Try visiting during Greenland’s “shoulder” season for a less crowded (and potentially cheaper) experience

To be fair, there are very compelling reasons to visit during the summer: more predictable weather, more reliable transportation, and the availability of most activities and excursions.

Personally, we weren’t interested in visiting during the “off” season because we knew transportation could get tricky and that the cold and limited daylight hours would make the activities we wanted to do impossible. 

However, we found mid to late September – just a few weeks after the peak season had ended – was just about perfect. 

Not only were we able to find a more affordable flight (which would be nearly impossible during the summer), but we were able to avoid most of the summer- and cruise-season crowds. Plus, our timing still allowed us to enjoy all the activities and excursions we had in mind, as most tour companies would be closing up shop in October. 

   4. Consider taking a Greenlandic cruise. 

Although we flew directly to Ilulissat for our most recent trip to Greenland…for our first trip to this stunning island, we actually went by cruise ship from Copenhagen! 


The view of Greenland’s spectacular Prince Christian Sound from our cruise ship

And truthfully? The reason we chose to travel this way is because we stumbled upon a great deal that was by far the cheapest way for us to travel to Greenland. After all, the price we paid for the cruise included:

  1. Roundtrip transportation to Greenland from Copenhagen 
  2. Transportation between several destinations within Greenland (Nuuk, Qaqortoq, and Ilulissat). Given the absence of roads between coastal towns as Greenland is some 80% ice, domestic transportation in Greenland can be quite difficult and expensive…so this was a pretty significant perk!  
  3. Accommodation for the entire duration of our trip 
  4. All our meals 
  5. 3 bonus stops in Iceland for us to enjoy along the way 🙂 

So, if you come across any Greenlandic cruises that pique your interest…I’ll leave it up to you to do the math and see how the final costs stack up! 

(It’s worth mentioning that, unfortunately, our cruise ship couldn’t dock in Ilulissat as there was too much ice in the bay. We still had a great time on our cruise and this only led us to return to Ilulissat for another spectacular trip…but do keep in mind that surprises like this are part of the adventure in a place like Greenland!) 

   5. Skip the restaurants and eat at the grocery store. 

As a Danish territory, you’ll find Danish prices (or higher) when eating out in Greenland. 


Eating at the grocery store can save you a lot while in Greenland

Thankfully, we found that every town’s “big” supermarket would have a generous supply of fresh, pre-prepared, and budget-friendly meals (5 euros or less) that we ate instead. 

(Note that you can also reduce meal costs by staying in accommodations with free breakfast or when participating in full-day excursions that include lunch, which most will.)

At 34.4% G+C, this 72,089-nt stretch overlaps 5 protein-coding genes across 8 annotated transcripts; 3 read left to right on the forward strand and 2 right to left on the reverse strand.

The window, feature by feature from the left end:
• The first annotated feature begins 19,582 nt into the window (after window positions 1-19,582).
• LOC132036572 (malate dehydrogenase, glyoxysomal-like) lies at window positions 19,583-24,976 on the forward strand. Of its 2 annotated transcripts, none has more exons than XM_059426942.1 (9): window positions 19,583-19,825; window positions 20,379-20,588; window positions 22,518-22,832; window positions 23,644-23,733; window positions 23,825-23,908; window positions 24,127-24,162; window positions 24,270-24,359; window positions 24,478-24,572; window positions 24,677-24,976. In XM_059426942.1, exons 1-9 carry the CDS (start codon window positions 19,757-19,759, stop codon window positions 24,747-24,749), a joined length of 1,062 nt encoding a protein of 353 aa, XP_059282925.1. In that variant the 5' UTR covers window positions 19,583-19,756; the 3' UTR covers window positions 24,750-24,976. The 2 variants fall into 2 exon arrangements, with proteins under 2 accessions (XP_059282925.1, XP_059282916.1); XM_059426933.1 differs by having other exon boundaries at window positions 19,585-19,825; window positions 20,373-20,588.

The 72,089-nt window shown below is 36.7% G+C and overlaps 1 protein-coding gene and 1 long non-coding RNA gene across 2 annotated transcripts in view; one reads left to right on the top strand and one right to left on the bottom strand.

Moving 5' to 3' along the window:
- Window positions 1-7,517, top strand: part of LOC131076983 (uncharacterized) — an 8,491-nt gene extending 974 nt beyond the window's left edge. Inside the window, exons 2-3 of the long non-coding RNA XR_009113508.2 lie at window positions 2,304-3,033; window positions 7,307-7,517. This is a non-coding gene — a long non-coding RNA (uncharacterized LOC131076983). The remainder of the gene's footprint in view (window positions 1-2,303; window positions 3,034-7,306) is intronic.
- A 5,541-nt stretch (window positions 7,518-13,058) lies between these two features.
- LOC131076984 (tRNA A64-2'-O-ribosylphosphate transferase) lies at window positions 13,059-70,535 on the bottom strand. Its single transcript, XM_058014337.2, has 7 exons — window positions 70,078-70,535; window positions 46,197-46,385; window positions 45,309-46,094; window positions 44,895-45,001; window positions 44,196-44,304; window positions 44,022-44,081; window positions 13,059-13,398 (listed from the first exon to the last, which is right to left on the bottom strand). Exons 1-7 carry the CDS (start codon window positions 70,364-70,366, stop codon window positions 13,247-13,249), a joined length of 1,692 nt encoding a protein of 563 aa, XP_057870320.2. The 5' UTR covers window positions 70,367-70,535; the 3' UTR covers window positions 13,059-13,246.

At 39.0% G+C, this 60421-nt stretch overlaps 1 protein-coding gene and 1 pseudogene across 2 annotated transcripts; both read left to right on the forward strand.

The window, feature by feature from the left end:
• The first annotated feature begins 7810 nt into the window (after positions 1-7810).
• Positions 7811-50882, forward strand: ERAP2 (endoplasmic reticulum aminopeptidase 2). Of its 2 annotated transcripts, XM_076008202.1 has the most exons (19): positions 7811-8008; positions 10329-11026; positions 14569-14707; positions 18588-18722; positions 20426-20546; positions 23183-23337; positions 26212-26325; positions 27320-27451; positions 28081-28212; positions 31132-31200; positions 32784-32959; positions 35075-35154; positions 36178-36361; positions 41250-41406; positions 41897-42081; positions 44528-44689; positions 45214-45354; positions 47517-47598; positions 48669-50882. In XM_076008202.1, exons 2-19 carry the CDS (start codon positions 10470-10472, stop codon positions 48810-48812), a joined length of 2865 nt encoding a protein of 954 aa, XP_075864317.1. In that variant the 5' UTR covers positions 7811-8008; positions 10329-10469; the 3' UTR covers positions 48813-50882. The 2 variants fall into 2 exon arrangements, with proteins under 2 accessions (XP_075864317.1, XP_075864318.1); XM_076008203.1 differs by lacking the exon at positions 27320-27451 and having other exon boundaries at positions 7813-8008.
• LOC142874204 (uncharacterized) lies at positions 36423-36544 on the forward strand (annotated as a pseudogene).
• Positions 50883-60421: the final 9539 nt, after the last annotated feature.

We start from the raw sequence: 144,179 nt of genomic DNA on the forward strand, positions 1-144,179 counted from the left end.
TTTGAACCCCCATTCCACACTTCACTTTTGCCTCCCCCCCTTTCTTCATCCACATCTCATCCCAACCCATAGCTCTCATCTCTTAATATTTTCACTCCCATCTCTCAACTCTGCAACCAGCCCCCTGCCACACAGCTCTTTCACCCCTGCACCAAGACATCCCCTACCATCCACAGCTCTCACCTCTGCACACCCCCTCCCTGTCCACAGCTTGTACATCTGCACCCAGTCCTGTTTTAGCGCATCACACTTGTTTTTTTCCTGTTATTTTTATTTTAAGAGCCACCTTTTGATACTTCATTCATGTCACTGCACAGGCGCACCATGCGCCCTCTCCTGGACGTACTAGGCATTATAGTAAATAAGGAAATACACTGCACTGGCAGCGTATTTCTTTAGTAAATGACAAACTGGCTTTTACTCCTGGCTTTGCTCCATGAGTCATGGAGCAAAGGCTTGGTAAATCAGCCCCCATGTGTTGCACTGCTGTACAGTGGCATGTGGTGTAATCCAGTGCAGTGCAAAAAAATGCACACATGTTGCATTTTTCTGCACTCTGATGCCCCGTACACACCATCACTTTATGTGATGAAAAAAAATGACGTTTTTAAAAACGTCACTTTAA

6. Consider “alternative” forms of accommodation, like the hostel in Kangerlussuaq or a homestay in Ilulissat.

Unfortunately, budget accommodation options are quite limited throughout Greenland. 


While there used to be a hostel in Ilulissat, I believe that Kangerlussuaq – a town that will likely be your point of entry into Greenland as it houses the island’s largest airport – is currently the only town with a hostel. (Meaning Kangalussuaq may very well be the cheapest option for accommodation in all of Greenland as a result!) 

So if you’re on a budget and have an overnight layover in Kangerlussuaq (something we highly recommend…and which you can read more about in tip #5 in our article here!), then definitely take a look at the Kangerlussuaq Youth Hostel here

Note that you’ll have to email the hostel directly to reserve your bed. And that they are *very* strict about charging you the fee if you arrive for check-in beyond the normal reception times.  

In Ilulissat, we managed to find a homestay option on Agoda. But those are few and far between (and still cost us $150 per night). 

Occasionally, you can find camping options. But they are limited and are still priced quite high, particularly if you have to rent gear that can withstand the Arctic conditions. 

   7. Don’t forget to enjoy the free hiking trails. 

While there are tons of amazing paid excursions and activities in Greenland (such as visiting the ice sheet or kayaking among icebergs), if you’re on a budget, it’s worth exploring some nearby hiking trails for a day of cost-free adventure. 


Hiking around Lake Taserqua in Qaqortoq

Although you can hike just about anywhere in Greenland, here are some of the trails we did ourselves and enjoyed: 

  • Ilulissat: take a peek at our article here for details on the must-do hikes in Ilulissat 
  • Nuuk: Quassussuaq hill behind the airport (you’ll hike directly under the ski lift…so you really can’t miss it!) 
  • Qaqortoq: the Lake Tasersuaq trail, just a short walk from the town center 

Note: weather conditions in Greenland can change quickly, so make sure you’re prepared. Thankfully, all the trails listed above are near towns and very easy to follow, so no extensive preparations are needed. 

   8. If you’re comfortable, think about including some independent multi-day hiking and camping adventures. 

If you have your own gear, are confident in your fitness level, and are well-prepared for the challenges of the Greenlandic wilderness, then an independent hiking/camping adventure could be a budget-friendly way to explore.  


It’s not hard to get views like this all to yourself in Greenland

However, I want to emphasize that you need to be very confident in your abilities before setting off, given Greenland’s incredibly harsh, isolated, and rapidly-changing environmental and weather conditions. 

   9. If you’re looking to travel between coastal destinations, take a look at the weekly public ferry. 

As I mentioned above, traveling within Greenland can be as much of a challenge as reaching Greenland in the first place. 

With the majority of Greenland covered in ice and no road connections between coastal towns, your choices are limited to flying or taking a boat (assuming the fjords are frozen over yet!). 

Unsurprisingly, domestic flights within Greenland are often quite expensive. However, there is one passenger ferry that provides an alternative. 

The ferry, known as Sarfaq Ittuk, is operated by Arctic Umiaq Line and makes stops in 12 locations along Greenland’s western coast. 


Greenland’s Sarfuq Ittuk ferry (photo courtesy of Visit Greenland)

I haven’t taken the ferry myself, but you can find more information about the ferry, including stops, schedules, and ticketing, here. 

I do want to point out that the ferry service is still pretty costly and only runs once a week. But if you plan to travel extensively within Greenland, then it may be worth comparing the cost of the flights and seeing if the ferry could be cheaper overall. Plus, it would be a beautiful (and unique) way to travel! 


And that’s it! 

Do you have any other questions about visiting Greenland on a budget (or just visiting Greenland in general)? Or have you already been and have any tips to add? 

Let us know in the comments area below and we’ll get back to you!